An excellent Today programme this morning, with so many interesting items that it is hard to decide which should be singled out.
The only jarring point was a discussion between Joan McVittie, Head of Woodside High School in White Hart Lane in north London and the Bishop of Oxford.
Joan McVittie openly told us that she had decided to ignore the law in the school that has been entrusted to her care. She then used unproven sociological theories to justify why she was doing this. It was yet another example of why the state system in the United Kingdom is failing (even in officially "unfailed" Woodside High School) - the teachers are completely out of control and just do what they like, confident that they cannot be removed from their post no matter how badly they behave (in this case acting illegally and boasting about it on national radio).
It's not for teachers to solely decide what happens in schools, nor even for parents (although they should have a significant say). We all support the state education system through our taxes, and although as a taxpayer I do not want to micro-manage what happens in Woodside High School in Wood Green, if society through the parliamentary process imposes a legal requirement on the school it is reasonable to expect the Head to make sure it happens. If Joan McVittie wants to have absolute control she should found her own school outside of the state system and pay for it by selling places commercially (if she can find anyone to buy her particular philosophy).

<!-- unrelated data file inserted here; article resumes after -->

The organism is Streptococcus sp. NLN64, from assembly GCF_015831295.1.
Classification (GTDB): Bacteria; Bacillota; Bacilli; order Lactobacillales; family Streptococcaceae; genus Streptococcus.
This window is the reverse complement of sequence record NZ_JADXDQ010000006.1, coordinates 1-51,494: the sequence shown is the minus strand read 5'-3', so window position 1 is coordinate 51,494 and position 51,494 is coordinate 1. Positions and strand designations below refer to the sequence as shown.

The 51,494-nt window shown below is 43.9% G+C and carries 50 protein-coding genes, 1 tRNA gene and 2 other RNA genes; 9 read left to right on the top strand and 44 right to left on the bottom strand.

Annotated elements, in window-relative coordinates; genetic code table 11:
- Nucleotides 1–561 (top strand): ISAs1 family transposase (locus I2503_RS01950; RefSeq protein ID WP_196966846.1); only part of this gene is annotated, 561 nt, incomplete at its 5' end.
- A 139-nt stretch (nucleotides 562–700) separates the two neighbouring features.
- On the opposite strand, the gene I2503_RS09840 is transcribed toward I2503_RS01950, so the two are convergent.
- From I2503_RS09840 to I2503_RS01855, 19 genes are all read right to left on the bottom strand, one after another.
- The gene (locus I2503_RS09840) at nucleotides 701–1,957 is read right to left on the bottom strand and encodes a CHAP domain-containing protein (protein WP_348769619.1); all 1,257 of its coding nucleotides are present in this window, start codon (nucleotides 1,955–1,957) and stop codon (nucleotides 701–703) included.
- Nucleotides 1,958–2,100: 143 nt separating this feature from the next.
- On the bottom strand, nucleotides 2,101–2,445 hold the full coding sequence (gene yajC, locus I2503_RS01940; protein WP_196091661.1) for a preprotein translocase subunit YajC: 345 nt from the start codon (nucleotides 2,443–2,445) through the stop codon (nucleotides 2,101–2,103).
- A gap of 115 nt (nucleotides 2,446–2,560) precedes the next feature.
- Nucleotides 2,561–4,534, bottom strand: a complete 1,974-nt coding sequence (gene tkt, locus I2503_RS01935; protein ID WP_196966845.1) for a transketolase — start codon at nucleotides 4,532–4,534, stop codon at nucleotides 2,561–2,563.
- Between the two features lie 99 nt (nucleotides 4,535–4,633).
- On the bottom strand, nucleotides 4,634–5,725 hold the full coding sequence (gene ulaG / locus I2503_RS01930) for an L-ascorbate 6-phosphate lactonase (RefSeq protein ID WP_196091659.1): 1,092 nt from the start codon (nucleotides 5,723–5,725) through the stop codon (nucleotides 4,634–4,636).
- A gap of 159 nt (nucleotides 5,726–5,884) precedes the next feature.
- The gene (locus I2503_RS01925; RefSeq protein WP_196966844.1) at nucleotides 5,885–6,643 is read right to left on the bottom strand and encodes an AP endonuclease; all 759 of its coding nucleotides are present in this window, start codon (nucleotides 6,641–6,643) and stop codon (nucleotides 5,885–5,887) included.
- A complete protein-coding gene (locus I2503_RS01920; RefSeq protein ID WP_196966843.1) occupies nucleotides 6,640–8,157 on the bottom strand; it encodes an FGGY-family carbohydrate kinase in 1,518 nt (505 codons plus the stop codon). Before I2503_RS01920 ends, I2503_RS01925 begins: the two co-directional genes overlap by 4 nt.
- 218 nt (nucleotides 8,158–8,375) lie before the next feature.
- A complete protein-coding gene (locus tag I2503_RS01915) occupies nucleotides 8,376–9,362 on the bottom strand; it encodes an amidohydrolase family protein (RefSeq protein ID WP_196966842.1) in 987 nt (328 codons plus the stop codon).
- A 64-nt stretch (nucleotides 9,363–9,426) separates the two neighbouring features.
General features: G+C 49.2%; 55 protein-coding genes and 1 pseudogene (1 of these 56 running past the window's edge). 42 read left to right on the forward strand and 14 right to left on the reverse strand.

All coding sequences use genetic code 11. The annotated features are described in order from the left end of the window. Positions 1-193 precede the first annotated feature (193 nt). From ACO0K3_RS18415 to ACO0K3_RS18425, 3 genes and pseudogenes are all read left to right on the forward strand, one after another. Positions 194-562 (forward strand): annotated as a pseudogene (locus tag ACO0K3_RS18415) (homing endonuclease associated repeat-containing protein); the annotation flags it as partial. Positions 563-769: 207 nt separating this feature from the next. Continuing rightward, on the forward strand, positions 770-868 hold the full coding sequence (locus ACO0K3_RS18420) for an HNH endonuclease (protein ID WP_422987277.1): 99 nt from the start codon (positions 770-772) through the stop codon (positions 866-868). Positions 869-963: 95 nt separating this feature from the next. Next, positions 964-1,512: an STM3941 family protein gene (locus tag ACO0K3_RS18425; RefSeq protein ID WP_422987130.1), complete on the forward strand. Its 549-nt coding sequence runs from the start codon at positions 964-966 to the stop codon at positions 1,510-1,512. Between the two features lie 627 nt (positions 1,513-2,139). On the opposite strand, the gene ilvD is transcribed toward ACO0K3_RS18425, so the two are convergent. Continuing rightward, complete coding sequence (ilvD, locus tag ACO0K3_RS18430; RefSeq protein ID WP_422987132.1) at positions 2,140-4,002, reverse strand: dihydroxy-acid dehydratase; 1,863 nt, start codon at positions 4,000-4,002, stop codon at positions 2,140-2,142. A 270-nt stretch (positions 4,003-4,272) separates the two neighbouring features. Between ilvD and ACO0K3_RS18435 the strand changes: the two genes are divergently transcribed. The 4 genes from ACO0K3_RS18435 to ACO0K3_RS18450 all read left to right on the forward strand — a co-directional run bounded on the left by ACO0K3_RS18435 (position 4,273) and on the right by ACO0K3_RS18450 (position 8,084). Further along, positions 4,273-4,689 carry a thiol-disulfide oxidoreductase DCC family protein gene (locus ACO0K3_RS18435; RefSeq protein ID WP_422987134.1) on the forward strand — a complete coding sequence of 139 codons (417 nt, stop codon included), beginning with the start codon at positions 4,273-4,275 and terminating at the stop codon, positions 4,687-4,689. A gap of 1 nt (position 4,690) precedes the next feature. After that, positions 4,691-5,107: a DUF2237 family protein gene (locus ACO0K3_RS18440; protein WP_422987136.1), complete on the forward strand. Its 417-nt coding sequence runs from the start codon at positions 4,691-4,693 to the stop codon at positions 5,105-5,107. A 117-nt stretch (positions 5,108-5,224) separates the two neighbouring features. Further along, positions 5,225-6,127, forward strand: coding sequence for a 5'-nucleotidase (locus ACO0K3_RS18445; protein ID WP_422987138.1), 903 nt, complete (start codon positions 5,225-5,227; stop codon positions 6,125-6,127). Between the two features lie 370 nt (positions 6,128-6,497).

Also I'm not all that happy about what the Bishop of Oxford said. The Church of England goes on and on about justice and democracy and yet the position of bishops is now entirely undemocratic (no longer being genuinely selected by the Prime Minister, which in the past provided a slender democratic endorsement). If Anglican bishops were directly elected by Anglican communicants we certainly would not have "wishy washy" representatives appearing on the Today programme on Radio 4.